5 Ways Grad School is Different from Undergrad
If you’re thinking about applying to graduate school, you should consider how different it will be from your undergraduate experience. There are a lot of differences between undergraduate vs. graduate school, and this list can help you decide if grad school is the right choice for you.
1. More responsibility
In undergrad, it can be easy to get by with skipping classes, submitting late assignments, or even partying every weekend with your friends. Grad school requires a little more responsibility and maturity. Not to say you can’t have fun, but at this point in your life it’s important to focus on classes and potentially a part-time job or internship in your field. No one expects you to have it all together, but professors and advisors are not going to cut you any slack. You’re expected to be mature enough to handle your workload and take your education seriously.
2. Campus disconnection
As an undergrad, you were probably part of a few different clubs, went to football games weekly, and even spent a lot of time out with your friends. Grad school can feel very different from undergrad for a few reasons. One may be feeling disconnected from your campus. This can happen when a majority of your friends leave campus or the city after their undergrad studies, if you’re going to school part-time, or if you attend an entirely new school where you don’t know anyone.
If you are going to a new school, be prepared to have little to no involvement on campus outside of class. I went to a new school in a different state and felt no true connection to my grad school. I was hardly involved in school activities outside of my major and didn’t hang out on campus nearly as much as I did when I was in undergrad. For me, my purpose on campus was to go to class, study, or meet with class groups. I worked part-time and interned, so I hardly had any extra free time to be more involved on campus. While there are still plenty of activities for grad students, and even grad clubs to take part in, just keep in mind that this new experience will be an adjustment from your undergrad experience.
3. Professors have higher expectations
A big difference I noticed in grad school is that professors and university staff have much higher expectations of you as a student and as a young professional. Going to grad school is a choice you make for several reasons. It may be for career advancement, a change in career paths, wanting to increase your skills in your field, or simply because you want another degree. Whatever the reason, professors expect you to take their courses seriously. There’s no cutting corners or sliding by with not being prepared for class.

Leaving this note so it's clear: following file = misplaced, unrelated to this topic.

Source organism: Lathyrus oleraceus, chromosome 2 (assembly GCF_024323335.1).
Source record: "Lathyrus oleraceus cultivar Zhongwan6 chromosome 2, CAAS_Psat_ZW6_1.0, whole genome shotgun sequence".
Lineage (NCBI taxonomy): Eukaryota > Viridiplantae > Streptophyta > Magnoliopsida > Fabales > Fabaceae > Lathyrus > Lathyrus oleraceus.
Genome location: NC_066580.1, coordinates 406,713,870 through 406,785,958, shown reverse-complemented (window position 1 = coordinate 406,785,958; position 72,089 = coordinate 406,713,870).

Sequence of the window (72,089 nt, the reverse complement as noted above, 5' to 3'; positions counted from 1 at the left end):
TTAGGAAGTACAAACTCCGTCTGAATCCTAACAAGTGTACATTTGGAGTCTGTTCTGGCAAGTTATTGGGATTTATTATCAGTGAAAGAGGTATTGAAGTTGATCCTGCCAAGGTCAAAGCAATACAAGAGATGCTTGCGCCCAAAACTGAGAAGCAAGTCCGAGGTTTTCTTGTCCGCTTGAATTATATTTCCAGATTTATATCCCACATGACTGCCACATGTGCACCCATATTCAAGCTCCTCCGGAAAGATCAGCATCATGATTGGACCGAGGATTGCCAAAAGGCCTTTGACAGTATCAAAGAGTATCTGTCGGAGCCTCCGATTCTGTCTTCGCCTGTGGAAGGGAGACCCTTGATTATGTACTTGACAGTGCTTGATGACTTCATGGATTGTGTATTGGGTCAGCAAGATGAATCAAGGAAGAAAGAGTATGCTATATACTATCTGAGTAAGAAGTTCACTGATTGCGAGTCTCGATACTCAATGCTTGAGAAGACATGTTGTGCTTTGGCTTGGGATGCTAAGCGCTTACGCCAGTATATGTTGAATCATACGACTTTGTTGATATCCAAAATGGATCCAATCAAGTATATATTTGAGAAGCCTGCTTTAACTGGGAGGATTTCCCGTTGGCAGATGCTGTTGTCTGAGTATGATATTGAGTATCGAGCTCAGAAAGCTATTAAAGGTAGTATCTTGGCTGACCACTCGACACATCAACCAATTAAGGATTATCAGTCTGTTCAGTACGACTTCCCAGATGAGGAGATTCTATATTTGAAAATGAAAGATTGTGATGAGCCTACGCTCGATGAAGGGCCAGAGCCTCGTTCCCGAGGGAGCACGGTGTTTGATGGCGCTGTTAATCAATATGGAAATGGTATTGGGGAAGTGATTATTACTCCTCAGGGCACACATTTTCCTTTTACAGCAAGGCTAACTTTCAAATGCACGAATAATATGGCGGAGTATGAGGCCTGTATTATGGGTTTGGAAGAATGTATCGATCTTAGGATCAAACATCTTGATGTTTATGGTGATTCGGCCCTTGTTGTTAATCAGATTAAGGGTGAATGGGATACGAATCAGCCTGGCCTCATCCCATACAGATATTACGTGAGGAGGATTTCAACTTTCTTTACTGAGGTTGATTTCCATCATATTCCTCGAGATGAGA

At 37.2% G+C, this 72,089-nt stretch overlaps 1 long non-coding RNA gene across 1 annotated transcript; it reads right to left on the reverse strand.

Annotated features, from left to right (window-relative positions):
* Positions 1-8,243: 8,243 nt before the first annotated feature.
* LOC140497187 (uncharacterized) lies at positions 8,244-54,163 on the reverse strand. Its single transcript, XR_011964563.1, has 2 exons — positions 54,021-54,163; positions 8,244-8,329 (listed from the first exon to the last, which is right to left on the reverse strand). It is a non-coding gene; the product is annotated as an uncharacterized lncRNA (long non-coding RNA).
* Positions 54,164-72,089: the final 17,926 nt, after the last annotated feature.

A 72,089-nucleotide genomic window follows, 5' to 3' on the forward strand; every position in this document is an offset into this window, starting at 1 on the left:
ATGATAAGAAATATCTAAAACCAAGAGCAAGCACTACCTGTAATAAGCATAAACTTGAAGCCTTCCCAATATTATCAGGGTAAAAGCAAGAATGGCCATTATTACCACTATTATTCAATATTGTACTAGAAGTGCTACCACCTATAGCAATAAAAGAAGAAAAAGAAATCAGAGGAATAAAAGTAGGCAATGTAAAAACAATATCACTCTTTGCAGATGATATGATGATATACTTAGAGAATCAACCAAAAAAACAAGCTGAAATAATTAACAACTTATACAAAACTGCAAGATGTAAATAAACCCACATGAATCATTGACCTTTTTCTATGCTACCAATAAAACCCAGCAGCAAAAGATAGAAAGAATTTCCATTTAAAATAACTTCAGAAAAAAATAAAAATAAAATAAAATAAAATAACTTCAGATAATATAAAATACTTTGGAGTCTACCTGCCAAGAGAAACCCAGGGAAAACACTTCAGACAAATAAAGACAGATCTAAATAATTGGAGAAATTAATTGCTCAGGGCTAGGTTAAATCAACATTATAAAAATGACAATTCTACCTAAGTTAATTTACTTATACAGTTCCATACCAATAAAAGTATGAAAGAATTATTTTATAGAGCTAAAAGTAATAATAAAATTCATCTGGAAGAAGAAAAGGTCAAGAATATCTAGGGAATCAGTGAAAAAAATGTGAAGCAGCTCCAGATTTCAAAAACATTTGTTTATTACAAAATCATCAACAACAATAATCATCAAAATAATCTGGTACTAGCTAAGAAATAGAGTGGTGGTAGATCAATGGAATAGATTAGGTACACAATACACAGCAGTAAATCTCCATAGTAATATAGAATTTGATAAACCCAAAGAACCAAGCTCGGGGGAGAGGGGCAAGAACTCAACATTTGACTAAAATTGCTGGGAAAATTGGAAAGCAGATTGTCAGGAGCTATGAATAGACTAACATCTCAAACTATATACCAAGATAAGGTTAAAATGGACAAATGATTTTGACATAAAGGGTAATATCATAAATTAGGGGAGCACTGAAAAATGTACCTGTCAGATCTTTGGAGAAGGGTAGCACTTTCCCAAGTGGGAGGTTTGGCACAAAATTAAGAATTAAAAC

4. You have to solidify what you want to do
You’ve made the decision to go to grad school! Now it’s time to come up with your one to two- year plan, which will be somewhat different from completing four-year degree requirements in undergrad. Your grad school plan should not only include the courses you want to take, but also internships you’re interested in, companies you may want to work for, and available positions in that city (or a city you would like to move to). You should also decide if you will be attending school full-time or part-time, and construct a plan based on your personal time and availability.
For me, my plan was to attend graduate school full-time for two years. While attending school I decided I would work part-time to have an income, and intern for school credit so I could use those hours to gain work experience. While the work-school-life balance was difficult to manage, I was able to graduate on time and with more work experience under my belt because I made a plan and stuck to it.
5. Networking matters more
Network, network, network. This is something that we’re told from the moment we walk into undergrad. Don’t forget it! That old saying, “It’s all about who you know,” holds true to this day. Getting a master’s degree means nothing if you can’t get a job in your field afterward. It’s important to make connections and keep in contact with professionals you meet over time. Even if it’s just through LinkedIn. That person may open the door for you or introduce you to someone who thinks you’d be a perfect fit at their company. You’re more likely to get an interview by knowing a couple of people at the company you’re applying to than just submitting your resume online and hoping for the best. Colleges and universities typically have their own student and alumni network. Use that network to your advantage and find people within your career field to connect with.